There has been a slight reprieve for South African drivers as the roll-out of the controversial demerit system has been held back to between next year and 2023. The system was signed into law in September 1998 as part of the Administrative Adjudication of Road Traffic Offences (Aarto) Act, Act 46 of 1998. This system is based on demerit systems in Australia and the UK.
The system has been delayed for several years pending, among others, a feasibility study and an assessment of technological requirements, law enforcement criteria and an analysis of human resources needed to ensure successful implementation of the system.
Transport Minister, Fikile Mbalula recently announced that the controversial demerit system would take effect between next year and 2023 but the roll-out of the Aarto Act in itself would take place in several phases starting this month.
The phases will start this month with the establishment of certain service outlets to enable the eNaTIS system to collect Aarto payments among other services. Phase 2 would start in October, Transport Month and December 31 was the coming online of a number of municipalities proclaimed for the Aarto roll-out and the establishment of some service outlets and the introduction of an adjudication process online.
Phase 3 starts on January 1 to June 30 next year and this phase would deal with the inclusion of around 144 municipalities proclaimed for the Aarto roll-out. Phase 4 which is the last phase will start from July 22 next year, which would see the coming online of the demerit system and the establishment of the Aarto self-service kiosk.
Mbalula has admitted that there had been hiccups in the roll-out of Aarto. He said the department was also facing litigation but the process would go ahead as planned.
“We have taken the approach of a phased-in approach given the reasons that we give are the delays in the system that happened because of the pandemic, while at the same time challenges happened at the level of management of this entity that is driving this process. The board has suspended a lot of people because of allegations of maladministration and corruption arising from the auditor-general’s report,” said Mbalula.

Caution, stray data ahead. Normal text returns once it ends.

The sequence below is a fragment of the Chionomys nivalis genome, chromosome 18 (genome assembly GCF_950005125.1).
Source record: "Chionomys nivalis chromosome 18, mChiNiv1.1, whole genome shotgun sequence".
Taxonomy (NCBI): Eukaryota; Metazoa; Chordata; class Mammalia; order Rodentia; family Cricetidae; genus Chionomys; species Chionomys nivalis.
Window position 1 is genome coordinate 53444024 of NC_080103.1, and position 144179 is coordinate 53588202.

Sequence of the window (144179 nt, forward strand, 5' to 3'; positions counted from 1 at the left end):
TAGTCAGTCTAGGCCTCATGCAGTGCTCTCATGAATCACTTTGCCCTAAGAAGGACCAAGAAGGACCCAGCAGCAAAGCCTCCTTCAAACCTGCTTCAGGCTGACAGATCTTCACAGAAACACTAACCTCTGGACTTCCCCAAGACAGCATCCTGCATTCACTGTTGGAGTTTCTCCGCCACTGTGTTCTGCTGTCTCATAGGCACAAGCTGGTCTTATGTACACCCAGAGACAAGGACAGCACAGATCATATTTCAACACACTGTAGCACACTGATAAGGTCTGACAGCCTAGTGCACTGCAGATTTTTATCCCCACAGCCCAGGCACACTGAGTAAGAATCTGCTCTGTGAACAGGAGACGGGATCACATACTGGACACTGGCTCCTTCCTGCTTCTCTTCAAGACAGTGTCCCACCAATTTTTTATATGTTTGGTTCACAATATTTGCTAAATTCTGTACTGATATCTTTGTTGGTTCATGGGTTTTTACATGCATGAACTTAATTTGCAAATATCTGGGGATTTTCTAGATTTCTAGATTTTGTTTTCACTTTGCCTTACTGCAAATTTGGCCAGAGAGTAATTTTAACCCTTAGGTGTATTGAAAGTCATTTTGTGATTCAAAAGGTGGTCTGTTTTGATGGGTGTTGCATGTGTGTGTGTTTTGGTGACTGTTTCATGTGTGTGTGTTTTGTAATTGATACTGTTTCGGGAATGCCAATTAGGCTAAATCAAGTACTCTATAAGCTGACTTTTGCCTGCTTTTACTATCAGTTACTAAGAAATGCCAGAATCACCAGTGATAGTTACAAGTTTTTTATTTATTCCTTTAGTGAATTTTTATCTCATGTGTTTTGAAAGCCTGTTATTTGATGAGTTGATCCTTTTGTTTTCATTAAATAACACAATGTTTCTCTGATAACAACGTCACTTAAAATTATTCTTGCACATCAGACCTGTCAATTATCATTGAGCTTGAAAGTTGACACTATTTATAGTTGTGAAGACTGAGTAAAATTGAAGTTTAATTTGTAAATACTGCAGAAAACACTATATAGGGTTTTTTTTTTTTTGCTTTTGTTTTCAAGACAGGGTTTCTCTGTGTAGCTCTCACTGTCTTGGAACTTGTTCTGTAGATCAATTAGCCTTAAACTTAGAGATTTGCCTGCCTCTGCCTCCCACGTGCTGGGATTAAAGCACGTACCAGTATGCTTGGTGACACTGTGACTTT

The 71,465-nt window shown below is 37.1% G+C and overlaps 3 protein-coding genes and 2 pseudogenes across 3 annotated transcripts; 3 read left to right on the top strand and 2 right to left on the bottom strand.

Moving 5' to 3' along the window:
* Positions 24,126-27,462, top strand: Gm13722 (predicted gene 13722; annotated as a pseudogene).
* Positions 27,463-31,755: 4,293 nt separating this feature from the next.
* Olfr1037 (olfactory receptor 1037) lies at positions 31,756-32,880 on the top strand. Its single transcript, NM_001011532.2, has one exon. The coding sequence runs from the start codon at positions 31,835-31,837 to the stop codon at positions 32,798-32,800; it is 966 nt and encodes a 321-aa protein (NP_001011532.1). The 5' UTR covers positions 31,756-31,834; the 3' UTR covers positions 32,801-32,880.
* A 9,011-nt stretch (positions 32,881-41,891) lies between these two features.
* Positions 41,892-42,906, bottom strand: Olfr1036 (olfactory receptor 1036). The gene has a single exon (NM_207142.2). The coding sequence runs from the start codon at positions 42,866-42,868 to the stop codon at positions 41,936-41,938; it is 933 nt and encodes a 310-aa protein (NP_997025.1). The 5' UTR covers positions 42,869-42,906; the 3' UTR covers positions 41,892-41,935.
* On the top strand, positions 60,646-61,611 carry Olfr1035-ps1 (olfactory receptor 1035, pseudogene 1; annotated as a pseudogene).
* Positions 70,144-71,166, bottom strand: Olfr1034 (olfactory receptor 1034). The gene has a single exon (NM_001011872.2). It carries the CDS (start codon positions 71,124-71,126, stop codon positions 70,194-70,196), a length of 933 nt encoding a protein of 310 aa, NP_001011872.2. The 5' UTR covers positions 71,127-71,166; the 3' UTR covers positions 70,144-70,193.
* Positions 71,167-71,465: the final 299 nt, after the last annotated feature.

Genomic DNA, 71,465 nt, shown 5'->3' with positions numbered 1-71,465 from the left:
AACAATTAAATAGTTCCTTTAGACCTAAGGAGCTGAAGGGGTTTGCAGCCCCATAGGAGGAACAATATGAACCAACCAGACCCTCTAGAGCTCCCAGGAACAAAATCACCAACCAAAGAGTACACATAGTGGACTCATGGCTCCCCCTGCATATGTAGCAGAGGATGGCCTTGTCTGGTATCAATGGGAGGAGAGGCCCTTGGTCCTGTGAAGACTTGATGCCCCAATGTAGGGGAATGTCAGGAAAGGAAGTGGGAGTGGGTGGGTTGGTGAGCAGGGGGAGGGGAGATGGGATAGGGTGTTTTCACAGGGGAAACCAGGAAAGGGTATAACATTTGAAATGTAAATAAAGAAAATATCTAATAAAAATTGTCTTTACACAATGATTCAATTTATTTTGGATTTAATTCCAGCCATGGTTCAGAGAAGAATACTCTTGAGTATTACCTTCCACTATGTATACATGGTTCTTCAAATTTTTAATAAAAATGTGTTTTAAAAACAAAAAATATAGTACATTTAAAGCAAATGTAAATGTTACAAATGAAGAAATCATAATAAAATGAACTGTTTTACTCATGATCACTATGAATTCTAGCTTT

Mbalula “jokingly” said the Aarto process was the responsibility of his deputy who had signed a contract with the president to ensure the rollout proceeds. He said Aarto was not being introduced to punish people but was introduced as a remedy to South Africa’s high road fatalities.
“Part of the deputy minister’s signing of things he (sic) must do by the president is this Aarto thing. I am just here to baptise this but the job is the deputy minister’s job. I think it’s an important piece of legislation that we are implementing… but we have to simplify it,” he said.
There were moves to work on a new law that would proclaim a 0% alcohol level when driving. He described those who drive drunk as “suicide bombers”. There was also a drive to reduce corruption among traffic officials who solicited bribes from those who broke the law.
Organisation Undoing Tax Abuse spokesperson, Stephanie Fick said the delay gave them room to convince the president to scrap the system and stick to the basics by just hiring more traffic officers.
“They should have just said they are not ready. We will write again to the president and tell him we should have the argument of the constitutionality on this thing in October,” Fick said.